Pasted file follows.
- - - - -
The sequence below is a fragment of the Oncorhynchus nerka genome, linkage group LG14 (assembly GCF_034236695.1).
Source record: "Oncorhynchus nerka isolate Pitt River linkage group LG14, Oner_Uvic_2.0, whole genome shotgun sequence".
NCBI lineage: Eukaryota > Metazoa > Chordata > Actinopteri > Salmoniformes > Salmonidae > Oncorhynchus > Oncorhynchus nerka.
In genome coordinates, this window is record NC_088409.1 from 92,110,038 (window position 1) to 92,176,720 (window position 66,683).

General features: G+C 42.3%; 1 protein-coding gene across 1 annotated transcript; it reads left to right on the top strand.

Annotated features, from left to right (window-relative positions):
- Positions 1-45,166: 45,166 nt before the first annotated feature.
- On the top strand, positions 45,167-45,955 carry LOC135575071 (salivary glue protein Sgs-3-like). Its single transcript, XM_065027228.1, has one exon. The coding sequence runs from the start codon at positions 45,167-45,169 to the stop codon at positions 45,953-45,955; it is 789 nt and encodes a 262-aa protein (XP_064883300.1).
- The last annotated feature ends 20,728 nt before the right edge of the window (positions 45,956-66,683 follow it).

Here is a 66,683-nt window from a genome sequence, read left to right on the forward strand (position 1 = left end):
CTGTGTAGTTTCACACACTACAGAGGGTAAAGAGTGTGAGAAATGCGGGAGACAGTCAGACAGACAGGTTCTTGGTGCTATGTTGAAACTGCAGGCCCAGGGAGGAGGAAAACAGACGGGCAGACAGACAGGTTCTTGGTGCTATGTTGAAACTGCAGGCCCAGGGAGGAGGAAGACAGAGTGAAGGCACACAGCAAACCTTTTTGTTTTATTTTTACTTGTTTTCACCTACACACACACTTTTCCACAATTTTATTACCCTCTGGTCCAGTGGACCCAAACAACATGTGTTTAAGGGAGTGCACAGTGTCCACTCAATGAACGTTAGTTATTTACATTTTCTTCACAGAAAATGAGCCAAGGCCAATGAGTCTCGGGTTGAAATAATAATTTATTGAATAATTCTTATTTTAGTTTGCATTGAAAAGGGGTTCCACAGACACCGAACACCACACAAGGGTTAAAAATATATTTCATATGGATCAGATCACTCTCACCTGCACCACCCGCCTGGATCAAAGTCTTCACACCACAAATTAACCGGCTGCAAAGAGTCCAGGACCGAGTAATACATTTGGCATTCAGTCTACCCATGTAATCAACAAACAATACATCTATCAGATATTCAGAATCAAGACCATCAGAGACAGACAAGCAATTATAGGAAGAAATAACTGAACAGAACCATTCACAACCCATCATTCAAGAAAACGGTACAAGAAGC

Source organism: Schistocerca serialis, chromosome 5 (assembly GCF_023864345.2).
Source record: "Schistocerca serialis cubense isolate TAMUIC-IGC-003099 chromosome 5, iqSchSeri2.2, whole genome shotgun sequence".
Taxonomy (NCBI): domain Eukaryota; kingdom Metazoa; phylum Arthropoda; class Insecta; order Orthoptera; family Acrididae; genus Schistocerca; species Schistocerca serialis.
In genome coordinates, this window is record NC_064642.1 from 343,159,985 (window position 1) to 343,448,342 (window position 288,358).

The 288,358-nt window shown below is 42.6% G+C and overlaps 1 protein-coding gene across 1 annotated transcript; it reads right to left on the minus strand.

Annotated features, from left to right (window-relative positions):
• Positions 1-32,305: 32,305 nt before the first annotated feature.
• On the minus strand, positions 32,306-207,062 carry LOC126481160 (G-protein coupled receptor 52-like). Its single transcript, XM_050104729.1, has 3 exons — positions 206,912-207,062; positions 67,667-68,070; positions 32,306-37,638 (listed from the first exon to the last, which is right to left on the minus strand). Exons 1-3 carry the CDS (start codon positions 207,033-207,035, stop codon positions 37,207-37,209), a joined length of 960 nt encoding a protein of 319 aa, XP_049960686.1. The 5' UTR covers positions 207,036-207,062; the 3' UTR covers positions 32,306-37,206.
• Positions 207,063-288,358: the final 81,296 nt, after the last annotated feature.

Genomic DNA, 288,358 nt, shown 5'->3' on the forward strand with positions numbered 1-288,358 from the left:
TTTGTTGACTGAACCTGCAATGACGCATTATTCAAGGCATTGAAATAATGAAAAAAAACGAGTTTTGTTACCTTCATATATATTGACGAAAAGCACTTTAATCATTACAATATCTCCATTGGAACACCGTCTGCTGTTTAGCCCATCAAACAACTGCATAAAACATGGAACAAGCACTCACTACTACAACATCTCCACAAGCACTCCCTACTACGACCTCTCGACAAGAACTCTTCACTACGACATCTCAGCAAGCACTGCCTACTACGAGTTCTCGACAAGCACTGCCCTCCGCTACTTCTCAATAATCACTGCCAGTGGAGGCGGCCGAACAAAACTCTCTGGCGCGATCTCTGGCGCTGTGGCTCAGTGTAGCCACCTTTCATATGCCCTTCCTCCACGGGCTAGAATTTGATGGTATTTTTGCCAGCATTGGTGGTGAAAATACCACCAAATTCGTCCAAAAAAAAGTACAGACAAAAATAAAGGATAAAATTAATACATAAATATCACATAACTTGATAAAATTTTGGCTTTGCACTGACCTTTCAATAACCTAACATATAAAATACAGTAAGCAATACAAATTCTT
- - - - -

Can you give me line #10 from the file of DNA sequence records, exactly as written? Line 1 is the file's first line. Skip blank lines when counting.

Here is a 66,683-nt window from a genome sequence, read left to right on the forward strand (position 1 = left end):